I think I am a pleased woman since I blush so much
I am so soft and shiny to your delicate touch
But look what I have for relatives, so different with no common string
One used for smoking, one for hotness, one used to refer idler and one referred as veggie's King
I am not what you refer to me most often
I am 'fruit' of labour but never called one so
I am neither a wolf nor a peach in the scale of one to ten
but then why do you think I am called one as so?
I can go green with envy, or completely red with anger
A little crown on my head makes my walk look like a swagger
You cant do without me in your day to day cooking
Tell me what veggie I am without too much thinking.
No, I did not become a poet all of a sudden! This is what jumped out at me when I opened Box 2 of "Open Sesame-2" event. These riddles are the poetic words of Dhivya of "Culinary Bazaar" for the event organised by Siri of "Siri's Corner". This was my first riddle, and I was super nervous! It reflected on my guess, I guess. I guessed it to be bell peppers, but I was wrong! Oooops, there went my 25 points!! Then I got the first hint which was "In early 17th century, these were referred 'Love Apples'". Well, I sent my second guess... ooooh yes, the pleasant woman who blushes a lot is the TOMATO! Phew! that went well, 20 points in the bag! A message to all who havent signed up for Open Sesame - please do, its loads of fun doing the riddle! I loved it!
Coming to the recipe, this is a quick and easy recipe (and certainly new to me) which can be used as a side dish with rice or with any of the Indian breads. As the name implied, the chickpeas curry was sweet and sour, but a little too sour for my tastes. JM also remarked that it is a bit sour (note: sour not bitter) which I should have expected with tamarind and tomatoes. I had used fewer tomatoes than suggested, but even then, I felt that for my tastes it shouldve been a bit more on the spicier side. So I would suggest you to reduce either the amount of tamarind or tomatoes. But I think it would be ideal for chaats. I should tell you that it looked awesome with a thick gravy and it tasted heavenly with naan. I used canned (and thereby cooked) chickpeas and so my work was reduced in half. Enjoy!! :-) For another tasty recipe with tomatoes, check out my Turkish tomato pilaf.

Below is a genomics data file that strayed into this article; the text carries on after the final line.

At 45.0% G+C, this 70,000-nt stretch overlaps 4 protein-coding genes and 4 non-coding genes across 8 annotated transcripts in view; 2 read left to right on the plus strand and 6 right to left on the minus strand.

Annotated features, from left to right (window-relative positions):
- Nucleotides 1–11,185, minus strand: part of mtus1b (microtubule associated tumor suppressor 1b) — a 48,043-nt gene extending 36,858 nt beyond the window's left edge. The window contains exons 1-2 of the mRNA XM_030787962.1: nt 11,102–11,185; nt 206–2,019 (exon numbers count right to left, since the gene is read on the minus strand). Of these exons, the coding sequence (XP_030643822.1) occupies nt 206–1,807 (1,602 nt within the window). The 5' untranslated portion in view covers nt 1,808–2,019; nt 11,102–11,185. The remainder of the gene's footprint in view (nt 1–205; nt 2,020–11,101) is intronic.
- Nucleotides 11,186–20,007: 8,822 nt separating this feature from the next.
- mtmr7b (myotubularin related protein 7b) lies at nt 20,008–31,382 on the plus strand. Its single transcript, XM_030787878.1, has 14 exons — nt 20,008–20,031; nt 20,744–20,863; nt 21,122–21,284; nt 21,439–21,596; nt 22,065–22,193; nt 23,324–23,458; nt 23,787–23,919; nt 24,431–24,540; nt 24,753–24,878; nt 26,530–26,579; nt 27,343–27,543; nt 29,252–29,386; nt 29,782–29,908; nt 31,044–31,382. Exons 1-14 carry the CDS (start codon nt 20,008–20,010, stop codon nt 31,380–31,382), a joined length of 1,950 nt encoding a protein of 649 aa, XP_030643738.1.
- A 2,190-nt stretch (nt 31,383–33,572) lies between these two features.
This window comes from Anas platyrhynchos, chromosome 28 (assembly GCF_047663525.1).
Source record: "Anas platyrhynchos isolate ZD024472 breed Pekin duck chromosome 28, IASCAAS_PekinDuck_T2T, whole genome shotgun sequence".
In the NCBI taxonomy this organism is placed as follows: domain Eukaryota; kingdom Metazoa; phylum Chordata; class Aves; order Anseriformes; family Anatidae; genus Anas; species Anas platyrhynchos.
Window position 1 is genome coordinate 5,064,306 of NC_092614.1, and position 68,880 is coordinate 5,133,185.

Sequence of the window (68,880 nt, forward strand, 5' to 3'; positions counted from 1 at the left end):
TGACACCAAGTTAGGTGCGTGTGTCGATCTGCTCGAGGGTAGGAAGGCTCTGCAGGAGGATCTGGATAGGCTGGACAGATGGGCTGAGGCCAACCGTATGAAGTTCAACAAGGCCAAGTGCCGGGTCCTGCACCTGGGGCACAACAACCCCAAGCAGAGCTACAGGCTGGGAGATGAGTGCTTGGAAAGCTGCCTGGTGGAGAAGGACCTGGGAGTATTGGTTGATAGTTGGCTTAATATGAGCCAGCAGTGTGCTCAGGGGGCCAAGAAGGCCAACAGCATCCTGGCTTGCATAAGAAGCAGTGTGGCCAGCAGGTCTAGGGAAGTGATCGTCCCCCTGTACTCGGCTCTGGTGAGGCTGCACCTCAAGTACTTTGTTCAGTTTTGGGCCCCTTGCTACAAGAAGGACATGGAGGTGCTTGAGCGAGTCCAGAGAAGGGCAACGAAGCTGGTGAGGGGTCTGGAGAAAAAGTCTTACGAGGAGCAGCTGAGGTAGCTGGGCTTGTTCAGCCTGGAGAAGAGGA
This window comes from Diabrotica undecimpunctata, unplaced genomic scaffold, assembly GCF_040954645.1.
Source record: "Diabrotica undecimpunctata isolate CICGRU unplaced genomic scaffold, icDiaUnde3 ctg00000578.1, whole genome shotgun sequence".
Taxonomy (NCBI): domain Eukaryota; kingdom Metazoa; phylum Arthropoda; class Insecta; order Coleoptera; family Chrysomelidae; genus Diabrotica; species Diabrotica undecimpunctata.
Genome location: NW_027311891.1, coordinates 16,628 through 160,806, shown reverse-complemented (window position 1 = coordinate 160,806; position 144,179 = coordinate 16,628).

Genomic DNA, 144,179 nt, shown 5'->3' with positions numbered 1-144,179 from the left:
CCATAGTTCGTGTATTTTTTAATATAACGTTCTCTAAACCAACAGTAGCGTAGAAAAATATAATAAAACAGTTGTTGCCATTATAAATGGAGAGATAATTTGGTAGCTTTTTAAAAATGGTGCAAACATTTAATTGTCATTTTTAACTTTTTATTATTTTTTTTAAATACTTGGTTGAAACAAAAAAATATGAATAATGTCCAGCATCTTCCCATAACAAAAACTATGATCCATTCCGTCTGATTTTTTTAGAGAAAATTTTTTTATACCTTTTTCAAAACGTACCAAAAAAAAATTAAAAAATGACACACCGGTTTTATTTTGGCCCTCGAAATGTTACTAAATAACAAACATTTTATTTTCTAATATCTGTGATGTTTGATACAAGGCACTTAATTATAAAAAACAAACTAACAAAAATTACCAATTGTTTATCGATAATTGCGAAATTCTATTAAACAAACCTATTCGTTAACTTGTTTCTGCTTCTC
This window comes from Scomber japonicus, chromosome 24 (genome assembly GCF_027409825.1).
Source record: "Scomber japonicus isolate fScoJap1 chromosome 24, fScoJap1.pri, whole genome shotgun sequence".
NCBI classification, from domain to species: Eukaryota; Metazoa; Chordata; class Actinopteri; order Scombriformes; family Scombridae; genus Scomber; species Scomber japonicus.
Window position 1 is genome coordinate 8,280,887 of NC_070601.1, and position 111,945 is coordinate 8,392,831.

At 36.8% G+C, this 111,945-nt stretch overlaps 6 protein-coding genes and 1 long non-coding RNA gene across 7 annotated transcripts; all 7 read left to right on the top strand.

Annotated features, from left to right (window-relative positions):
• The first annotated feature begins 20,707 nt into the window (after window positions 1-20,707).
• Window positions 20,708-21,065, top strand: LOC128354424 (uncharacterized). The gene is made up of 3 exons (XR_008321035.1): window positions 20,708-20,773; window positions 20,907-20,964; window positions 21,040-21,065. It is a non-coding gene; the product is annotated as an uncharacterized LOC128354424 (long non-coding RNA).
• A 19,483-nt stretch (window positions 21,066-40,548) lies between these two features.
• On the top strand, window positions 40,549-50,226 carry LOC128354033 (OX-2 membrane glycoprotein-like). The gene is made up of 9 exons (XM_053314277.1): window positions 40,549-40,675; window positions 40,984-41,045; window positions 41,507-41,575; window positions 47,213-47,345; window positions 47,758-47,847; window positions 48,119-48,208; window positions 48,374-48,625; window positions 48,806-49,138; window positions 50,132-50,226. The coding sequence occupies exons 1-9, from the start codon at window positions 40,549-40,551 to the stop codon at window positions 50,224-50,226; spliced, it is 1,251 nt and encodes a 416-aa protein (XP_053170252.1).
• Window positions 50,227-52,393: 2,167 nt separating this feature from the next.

Recipe (Serves 6) :
Recipe (Serves 6) :
Chickpeas - 2 1/4 cups (500g)
Oil or ghee - 2 tbsp
Large red onions - 2, thinly sliced
Ginger - 3/4", finely chopped
Sugar - 2 tsp
Ground coriander - 2 tsp
Ground cumin - 2 tsp
Chilli powder - a pinch (otional)
Garam masala - 1 tsp
Tamarind puree - 3 tbsp
Ripe tomatoes - 4, chopped
Water - 2 cups
Chopped cilantro or mint - 4 tbsp
Soak the chickpeas (if using raw peas) overnight in 8 cups of water and drain.
Cook the peas in 8 cups of water until tender. Drain and keep aside.
Heat the oil in a heavy-based pan.
Fry the onion until soft and brown.
Stir in the ginger and stir fry for about 30 seconds.
Add the chickpeas, sugar, coriander, cumin, chilli powder, garam masala and a pinch of salt.
Stir and then add the tamarind puree and tomatoes.
Simmer for 2-3 minutes.
Pour 2 cups of water, bring to a boil and cook until the sauce is thickened.
Stir in the coriander leaves.
Source: The Food of Indian - a journey for food lovers by Priya Wickramasinghe.
- I used canned cooked chickpeas (425g/15oz).
- I used 3 medium yellow onions and chopped them up finely, rather than slicing it.
- I had store-bought tamarind puree.
- To make up the 2 cups of water, use the drained liquid from the can + water.
- Since I wanted a somewhat dry curry, I kept the chickpeas mixture on the heat longer, to make it drier.
So here is my submission to the OS-2 event with our dear vegetable TOMATO....Well, I've actually targeted three events with this recipe! I am also sending this recipe to JFI - Tamarind hosted by Sig of Live to eat and Eat Healthy - Protein Rich Contest hosted by Sangeeth of the Art of Cooking Indian Food. Enjoy!